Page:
Closing the loop within the paper supply chain Go

It seems every few month I get an inquiry asking whether we can create a “closed loop” product for one of our customers – taking their waste paper, recycling it and making paper with recycled content for subsequent orders.

While we’ve looked at this for a wide variety of customers (large and small) in different regions (near and far) the result routinely comes up the same.  In theory we could do it – but I have yet to conclude that we should do it.  To understand this outcome, herein I offer an overview of our supply chain. 

We make coated fine papers (for magazines, catalogs, brochures and direct mail) at our facilities in Skowhegan, ME and Cloquet, MN. These mills are fully integrated kraft mills – meaning they start with raw wood, convert it to pulp using the kraft pulping process, and then we consume the pulp on site to make paper.  The vast majority of our wood is sourced within 125 miles of our mills and by-products from the pulping process (e.g. bark and black liquor) are used as renewable energy sources at the mills.  The overall result is a highly efficient operations with  low carbon footprints from cradle to gate.

When we utilize recycled fiber – the supply chain is altered dramatically.  First off, we are limited in the type of fiber that can be processed to meet the quality needs for our products.  The most common acceptable source of fiber is office waste (i.e. photocopy or desktop printer paper).  This fiber has to be collected from a variety of sources and delivered to a deinking facility.  For competitive purposes, we do not like to disclose our specific suppliers, but a quick Internet search will reveal that there is a limited number of deinked pulp suppliers within North America. 

Deinking of paper is a multi-stage process that involves screening, flotation deinking, cleaning and bleaching of fibers.  While the total energy consumption of this process is lower than kraft pulping – our suppliers utilize primarily purchased electricity and fossil fuels – which ultimately results in a higher carbon footprint than our virgin kraft pulp.  (Its important to remember that greenhouse gas emissions are tied not only to how much energy is utilized, but what type of energy is utilized – for more info, see Chapter 2 of our eQ Tool) Once the paper is processed into deinked pulp (DIP) it is dried and put into bales for transportation to our mills.

To complicate matters further, our DIP suppliers source from multiple paper stock vendors.  They are not waste haulers nor do they operate material recovery facilities (MRFs – commonly pronounced as “murfs”).  One of our suppliers reportedly sources scrap materials up to 1500 miles away from their facility. So connecting of our customers to one of our deinked pulp suppliers is possible – but not as straight forward as one might think.

The current demand for scrap paper exceeds supply.  If we can keep paper out of landfills it will get consumed – either domestically or overseas.  (There is a large and growing demand for our fiber; especially in China).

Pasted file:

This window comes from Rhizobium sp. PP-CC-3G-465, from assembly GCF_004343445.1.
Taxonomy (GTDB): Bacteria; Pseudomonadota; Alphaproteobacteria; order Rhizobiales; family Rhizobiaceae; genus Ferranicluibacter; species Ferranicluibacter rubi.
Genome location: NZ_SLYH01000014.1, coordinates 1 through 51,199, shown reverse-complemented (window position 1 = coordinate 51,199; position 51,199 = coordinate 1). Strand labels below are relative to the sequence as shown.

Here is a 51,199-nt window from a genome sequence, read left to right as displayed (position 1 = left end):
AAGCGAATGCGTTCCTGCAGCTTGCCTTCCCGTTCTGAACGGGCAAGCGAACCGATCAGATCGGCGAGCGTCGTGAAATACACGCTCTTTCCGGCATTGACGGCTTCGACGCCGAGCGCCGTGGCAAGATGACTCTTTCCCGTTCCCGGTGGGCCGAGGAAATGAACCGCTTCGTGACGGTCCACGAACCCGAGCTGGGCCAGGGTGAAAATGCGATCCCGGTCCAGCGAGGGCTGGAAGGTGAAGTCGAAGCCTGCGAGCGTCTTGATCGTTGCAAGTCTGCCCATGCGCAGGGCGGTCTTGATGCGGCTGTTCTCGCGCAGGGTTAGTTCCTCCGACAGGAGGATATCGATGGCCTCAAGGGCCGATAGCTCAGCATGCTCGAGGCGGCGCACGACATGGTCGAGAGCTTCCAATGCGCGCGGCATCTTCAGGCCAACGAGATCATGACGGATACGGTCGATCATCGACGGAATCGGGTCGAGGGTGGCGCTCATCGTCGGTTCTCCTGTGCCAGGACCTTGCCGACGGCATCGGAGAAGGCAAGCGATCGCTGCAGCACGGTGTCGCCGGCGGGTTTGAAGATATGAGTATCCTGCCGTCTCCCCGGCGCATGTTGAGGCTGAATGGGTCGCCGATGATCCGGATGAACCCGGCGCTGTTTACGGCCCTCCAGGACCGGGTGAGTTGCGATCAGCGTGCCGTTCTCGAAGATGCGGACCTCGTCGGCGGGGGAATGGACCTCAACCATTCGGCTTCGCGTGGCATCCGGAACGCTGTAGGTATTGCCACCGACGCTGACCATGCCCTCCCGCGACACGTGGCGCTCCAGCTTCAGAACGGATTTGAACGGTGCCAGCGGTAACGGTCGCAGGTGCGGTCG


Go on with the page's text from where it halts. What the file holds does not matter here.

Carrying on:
So, rather than trying to force connections within the supply chain – I offer the following advice to customers:  If you want to “close the loop” on your paper usage – think more holistically than your own consumption.  To measure attempts toward closure – you can keep track of what you purchase and recycle.  Consider setting goals for zero waste or 100% recovery.  But don’t focus on making sure your scrap fiber ends up in back your paper products. Instead, it is more important to  be sure that it gets recycled as efficiently as possible. 

What kind of wood does Sappi use and why is this important? Go

First – let’s consider the trees we do not use.

We are not using rare and slow-growing species like Giant Sequoia or Coastal Redwood.  Our suppliers are not harvesting trees in National Parks like Yellowstone or Yosemite.  And while I’m not exactly sure where the Grickle-grass grows (home of the Once-ler and the Lorax) I can assure you that our paper is Truffula Tree Free.

Instead, we use trees that are abundantly grown in the areas in which we harvest.  For instance, in Minnesota where our Cloquet Mill is located, Aspen is the most common tree in the state and is therefore the most harvested tree.  By focusing on thinning the population of pioneer species like Aspen and Birch, which grow rapidly but don’t live long, we can promote biodiversity by giving other species a chance to take root.  In Maine, home to our Somerset mill, Spruce, Fir and northern hardwoods like Maple and Birch dominate the landscape and are therefore harvested more than other species.

Using a variety of sources makes sure that no particular species is over-harvested and also plays an important role in papermaking.  Generally speaking softwood trees like Spruce, Fir and Pine have long fibers which provide good strength properties.  On the other hand, hardwood trees have shorter fibers which provide paper properties that are essential for printing (like smoothness and opacity).


Note: Grickle-grass, Once-ler, Lorax and Truffula Trees are all from the Dr. Seuss Book “The Lorax”.